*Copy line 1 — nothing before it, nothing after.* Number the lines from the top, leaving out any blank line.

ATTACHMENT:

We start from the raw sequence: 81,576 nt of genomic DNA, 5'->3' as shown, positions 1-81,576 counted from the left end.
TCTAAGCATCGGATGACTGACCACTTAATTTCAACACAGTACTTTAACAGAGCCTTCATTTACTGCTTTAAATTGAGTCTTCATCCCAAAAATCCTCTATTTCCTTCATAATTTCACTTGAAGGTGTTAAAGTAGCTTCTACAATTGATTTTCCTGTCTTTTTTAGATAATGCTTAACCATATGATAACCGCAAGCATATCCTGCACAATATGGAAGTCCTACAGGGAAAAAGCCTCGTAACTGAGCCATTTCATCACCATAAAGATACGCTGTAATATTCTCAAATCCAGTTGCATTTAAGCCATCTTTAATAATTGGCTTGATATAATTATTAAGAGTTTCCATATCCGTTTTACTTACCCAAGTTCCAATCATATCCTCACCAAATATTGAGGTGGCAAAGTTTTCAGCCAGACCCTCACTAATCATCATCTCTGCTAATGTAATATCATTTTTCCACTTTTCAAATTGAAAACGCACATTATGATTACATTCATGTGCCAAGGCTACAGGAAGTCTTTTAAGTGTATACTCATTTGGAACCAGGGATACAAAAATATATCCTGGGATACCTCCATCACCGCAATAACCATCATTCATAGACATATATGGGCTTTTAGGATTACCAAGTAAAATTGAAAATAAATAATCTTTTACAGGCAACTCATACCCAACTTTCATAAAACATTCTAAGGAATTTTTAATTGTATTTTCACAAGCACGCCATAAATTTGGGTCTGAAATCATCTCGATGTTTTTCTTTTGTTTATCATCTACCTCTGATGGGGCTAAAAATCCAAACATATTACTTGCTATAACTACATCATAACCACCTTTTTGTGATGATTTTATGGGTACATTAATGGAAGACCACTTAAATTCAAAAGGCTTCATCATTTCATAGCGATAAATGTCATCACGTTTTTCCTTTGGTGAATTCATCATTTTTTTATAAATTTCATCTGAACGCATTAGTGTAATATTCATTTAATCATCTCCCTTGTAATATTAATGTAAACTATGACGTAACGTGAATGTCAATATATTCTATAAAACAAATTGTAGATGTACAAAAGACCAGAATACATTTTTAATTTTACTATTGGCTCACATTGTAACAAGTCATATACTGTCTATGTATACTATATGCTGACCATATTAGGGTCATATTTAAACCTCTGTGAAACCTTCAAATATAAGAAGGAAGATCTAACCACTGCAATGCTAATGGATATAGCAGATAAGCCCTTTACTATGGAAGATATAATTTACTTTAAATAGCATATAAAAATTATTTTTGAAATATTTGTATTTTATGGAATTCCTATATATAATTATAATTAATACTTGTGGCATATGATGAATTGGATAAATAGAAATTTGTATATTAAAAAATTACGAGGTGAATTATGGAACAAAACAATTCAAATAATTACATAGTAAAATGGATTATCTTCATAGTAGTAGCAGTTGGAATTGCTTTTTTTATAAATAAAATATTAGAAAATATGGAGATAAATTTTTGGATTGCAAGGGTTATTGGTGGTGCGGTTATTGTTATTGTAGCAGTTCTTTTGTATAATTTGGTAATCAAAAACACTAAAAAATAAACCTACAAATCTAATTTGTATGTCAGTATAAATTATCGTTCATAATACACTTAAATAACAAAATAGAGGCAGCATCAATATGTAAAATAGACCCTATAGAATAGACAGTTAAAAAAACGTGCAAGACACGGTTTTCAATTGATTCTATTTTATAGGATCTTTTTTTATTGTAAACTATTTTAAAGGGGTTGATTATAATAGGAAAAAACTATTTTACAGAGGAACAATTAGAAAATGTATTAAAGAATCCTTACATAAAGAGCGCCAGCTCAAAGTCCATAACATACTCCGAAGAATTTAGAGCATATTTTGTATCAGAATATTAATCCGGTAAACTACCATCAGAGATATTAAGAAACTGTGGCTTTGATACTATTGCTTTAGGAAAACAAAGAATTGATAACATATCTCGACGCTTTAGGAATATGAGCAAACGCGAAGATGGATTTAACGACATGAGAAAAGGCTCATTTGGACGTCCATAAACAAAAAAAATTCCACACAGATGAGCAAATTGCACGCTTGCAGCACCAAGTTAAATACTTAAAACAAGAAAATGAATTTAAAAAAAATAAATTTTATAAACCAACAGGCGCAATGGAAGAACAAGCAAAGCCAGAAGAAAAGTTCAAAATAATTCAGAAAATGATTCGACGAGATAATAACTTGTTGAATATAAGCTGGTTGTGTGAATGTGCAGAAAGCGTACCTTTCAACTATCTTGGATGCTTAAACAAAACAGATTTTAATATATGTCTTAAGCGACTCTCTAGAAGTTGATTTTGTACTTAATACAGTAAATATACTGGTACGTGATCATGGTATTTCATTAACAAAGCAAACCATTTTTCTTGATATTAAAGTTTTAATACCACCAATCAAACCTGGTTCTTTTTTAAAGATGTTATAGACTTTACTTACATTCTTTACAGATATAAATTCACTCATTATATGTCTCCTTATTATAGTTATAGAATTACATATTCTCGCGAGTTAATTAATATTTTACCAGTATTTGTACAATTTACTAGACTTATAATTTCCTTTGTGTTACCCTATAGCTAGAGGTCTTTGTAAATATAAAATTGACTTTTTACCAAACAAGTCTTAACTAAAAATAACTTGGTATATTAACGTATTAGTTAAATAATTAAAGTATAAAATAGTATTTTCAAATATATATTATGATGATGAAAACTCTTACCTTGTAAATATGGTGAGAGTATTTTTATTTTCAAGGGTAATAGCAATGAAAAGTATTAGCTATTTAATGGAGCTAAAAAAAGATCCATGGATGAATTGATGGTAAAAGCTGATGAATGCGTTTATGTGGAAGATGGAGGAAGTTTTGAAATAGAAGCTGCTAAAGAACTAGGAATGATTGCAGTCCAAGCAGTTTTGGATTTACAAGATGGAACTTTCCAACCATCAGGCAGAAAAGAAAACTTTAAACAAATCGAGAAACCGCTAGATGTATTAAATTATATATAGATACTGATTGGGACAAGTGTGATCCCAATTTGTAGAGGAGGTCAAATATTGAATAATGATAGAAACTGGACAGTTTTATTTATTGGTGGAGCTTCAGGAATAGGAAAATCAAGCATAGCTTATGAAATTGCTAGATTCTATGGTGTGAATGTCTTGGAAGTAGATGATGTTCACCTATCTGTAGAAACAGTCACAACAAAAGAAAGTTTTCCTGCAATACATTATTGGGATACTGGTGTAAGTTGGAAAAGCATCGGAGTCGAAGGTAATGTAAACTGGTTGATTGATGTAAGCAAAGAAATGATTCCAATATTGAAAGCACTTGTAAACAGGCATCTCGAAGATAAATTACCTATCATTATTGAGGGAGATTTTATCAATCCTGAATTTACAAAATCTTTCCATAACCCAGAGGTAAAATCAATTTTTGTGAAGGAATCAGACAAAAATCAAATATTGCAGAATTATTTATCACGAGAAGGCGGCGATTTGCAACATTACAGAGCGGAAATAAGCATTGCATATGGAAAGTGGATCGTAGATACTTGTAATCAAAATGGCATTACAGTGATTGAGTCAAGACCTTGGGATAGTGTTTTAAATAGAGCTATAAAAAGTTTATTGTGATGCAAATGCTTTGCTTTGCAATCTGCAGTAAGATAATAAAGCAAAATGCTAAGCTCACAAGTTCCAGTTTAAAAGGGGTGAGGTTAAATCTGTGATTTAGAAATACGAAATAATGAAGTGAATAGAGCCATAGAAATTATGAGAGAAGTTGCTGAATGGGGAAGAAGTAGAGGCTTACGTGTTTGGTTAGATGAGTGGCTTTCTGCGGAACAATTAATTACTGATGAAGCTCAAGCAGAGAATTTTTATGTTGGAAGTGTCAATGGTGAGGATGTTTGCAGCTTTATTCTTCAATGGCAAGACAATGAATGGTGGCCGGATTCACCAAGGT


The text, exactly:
We start from the raw sequence: 81,576 nt of genomic DNA, 5'->3' as shown, positions 1-81,576 counted from the left end.